Weaknesses: The 24-year-old could use more patience at the plate, drawing more walks and getting deeper into counts on a regular basis. His value is at the top of the order and if he's to have an impact any higher than the Cal League, he'll need to put his on-base skills into high gear as he hits the upper tier of the minors where he'll face competition of the same age and experience.

2005 Wisconsin A 178 14 2 31 11 26 34 .326 .411 .461
2005 Inland A+ 213 14 2 21 15 36 49 .352 .451 .474

Tools: Scouting Profile

Hitting for Average: 55
Though his strikeout numbers weren't awful last season, he could do a better job making consistent contact. His stroke induces a lot of sharp ground balls and line drives, but he also can get pop-up happy when he's trying to pull the ball too much. More patience and a focused attempt at spraying the ball to all fields is necessary as Boucher progresses.

Hitting for Power: 40
Though he only managed four home runs in just over 450 plate appearances in '05, Boucher did smack 28 doubles and five triples as he split the year between Wisconsin and Inland Empire. As a table setter, the left-handed hitter is better off aiming his development toward getting on base and scoring runs. But he has the speed and enough pop to hit an adequate numbers of extra-base hits to remain a regular in the minors.

Glove: 55
Using his speed and instincts, Boucher was solid in center at both stops, and seemed just as comfortable in left. His range is average in center but could be a plus in left with more experience.

Arm: 45
With a subpar throwing arm for a center fielder, Boucher fits left field a bit better, where his arm is about average. He is accurate and intelligent with his throws.

Speed: 60
Boucher isn't a speed burner the way Jamal Strong was in the 90s, but he's a smart base stealer, swiping 26 bases in 29 attempts. He needs to be a little bit more aggressive to put his speed to the best use possible, but is an asset when he reaches.

Future: Boucher will likely begin the 2006 season in Double-A San Antonio where he will get the chance to earn the starting job in left field and at lead off for the Missions. The Bethune-Cookman product is probably a future fourth outfielder, if his skills are maxed out.

2006 Projection: .270/.335/.410, 3 HR, 40 RBI, 20 SB

MLB ETA: 2008

MLB COMP: Julio Lugo (TB), Willie Harris (CWS)
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No. 16 - T.J. Bohn, OF
DOB: 01.17.80
Ht/Wt: 6-4/220
Bats/Throws: R/R
Acquired: Selected by Seattle in 30th round of 2002 draft
Signed By: M's scout Mark Lummus

2005: Bohn split last season between Double-A San Antonio and Triple-A Tacoma and was an all-star in the Texas League. He ranked No. 27 last year.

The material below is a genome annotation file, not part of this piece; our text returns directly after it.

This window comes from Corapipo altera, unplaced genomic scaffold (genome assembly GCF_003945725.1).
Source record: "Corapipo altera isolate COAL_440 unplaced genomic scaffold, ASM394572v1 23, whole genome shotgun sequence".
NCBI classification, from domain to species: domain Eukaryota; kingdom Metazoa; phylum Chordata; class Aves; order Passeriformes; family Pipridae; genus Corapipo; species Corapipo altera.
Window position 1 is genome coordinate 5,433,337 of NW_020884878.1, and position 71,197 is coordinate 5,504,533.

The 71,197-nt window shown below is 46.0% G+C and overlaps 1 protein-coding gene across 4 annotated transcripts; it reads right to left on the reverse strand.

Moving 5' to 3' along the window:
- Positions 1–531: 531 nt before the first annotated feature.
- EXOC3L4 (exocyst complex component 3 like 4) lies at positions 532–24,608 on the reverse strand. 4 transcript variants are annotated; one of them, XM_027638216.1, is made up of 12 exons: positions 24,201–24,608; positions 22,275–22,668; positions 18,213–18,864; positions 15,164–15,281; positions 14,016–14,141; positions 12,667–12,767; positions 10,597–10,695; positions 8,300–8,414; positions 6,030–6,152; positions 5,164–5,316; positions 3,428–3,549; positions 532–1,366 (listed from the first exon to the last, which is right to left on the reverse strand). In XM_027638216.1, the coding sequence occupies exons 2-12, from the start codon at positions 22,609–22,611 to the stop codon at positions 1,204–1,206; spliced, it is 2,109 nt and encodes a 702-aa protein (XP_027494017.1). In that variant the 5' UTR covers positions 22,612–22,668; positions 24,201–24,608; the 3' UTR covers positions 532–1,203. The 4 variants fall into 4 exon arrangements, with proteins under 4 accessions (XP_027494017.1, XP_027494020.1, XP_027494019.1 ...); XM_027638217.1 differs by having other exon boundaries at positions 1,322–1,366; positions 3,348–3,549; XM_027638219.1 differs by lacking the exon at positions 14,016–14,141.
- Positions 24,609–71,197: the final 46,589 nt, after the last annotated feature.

Strengths: Bohn is a tremendous athlete with size (6-4, 220) and speed (31 steals in '05) to go with top drawer instincts defensively, and a great throwing arm. Former Tacoma manager Dan Rohn raved about his dedication and work ethic just hours after he arrived in Tacoma last summer. Bohn rarely makes a mental mistake.

Weaknesses: Bohn is already 26 and has just 81 at-bats in Triple-A. He should hit for more power than he has but his career-high of 13 last season could be a sign that he has some pop in his bat. He often is fooled on good breaking balls and can be overpowered by fastballs on the inner half of the plate.

2005 S. Antonio AA 438 30 12 57 27 35 96 .308 .365 .468
2005 Tacoma AAA 81 3 1 7 4 2 23 .321 .360 .395

Tools: Scouting Profile

Hitting for Average: 40
At this stage in his development, Bohn is what he is at the plate. He has holes in his approach and in his swing and isn't likely to dramatically improve much in either area. It's difficult to imagine that he could hit better than .250 in the show with problems areas such as plate coverage. At times he has shown the tendency to be too patient.

Hitting for Power: 50
This is the one area in which he may be hitting his peak as power is often the final tool to fully develop - Bohn posted a .468 slugging mark in San Antonio before the promotion. Pitchers are still able to get in on him, tying up his power and inducing weak grounders, pop-ups or the strikeout. Bohn needs to work on extending his arms to get more power into his game. This will require refinement in pitch recognition and plate coverage.

Glove: 65
Bohn is a plus defender in center where his speed and natural instincts allow for good jumps. He consistently takes the best routes on fly balls and minimizes errors.

Arm: 70
Adding to his defensive abilities is a fantastic throwing arm, indicative of a right fielder's. Bohn makes the smart throw and generally avoids the overthrow, hitting the cut-off man when necessary. But when the Minnesota native lights the fuse on a throw to third base or the plate, few in the organization can match the accuracy and power behind the laser beam.

Speed: 60
Bohn is one of the best baserunners in the entire organization, possibly ranking third behind only Willie Bloomquist and Ichiro. He combines speed with an understanding of when to take a risk and when to play it safe. Bohn is adept at reading pitchers, as his success rate in the stolen base category (35 of 44) will show. Eight of those thefts came with Tacoma, including a 4-for-4 showing the posteason.

Future: Bohn will head back to Triple-A Tacoma to man center field, at least until Adam Jones arrives. He has a chance to see some time in the majors this season, should the need for another reserve outfielder present itself. Bohn's future is as a backup outfielder.

2006 Projection: .255/.317/.421, 9 HR, 52 RBI, 18 SB

MLB ETA: 2006

MLB COMP: Jayson Werth (LAD), Jason Dubois (CLE)
InsideThePark.com's Top 20 Prospects are based on the player's long-term value to the Seattle Mariners organization.

All players that have not exceeded 130 at-bats or 50 innings pitched at the big-league level are eligible. Service time is not considered.

The Scouting Scale grades are based on a combination of the payers' current and potential future skills.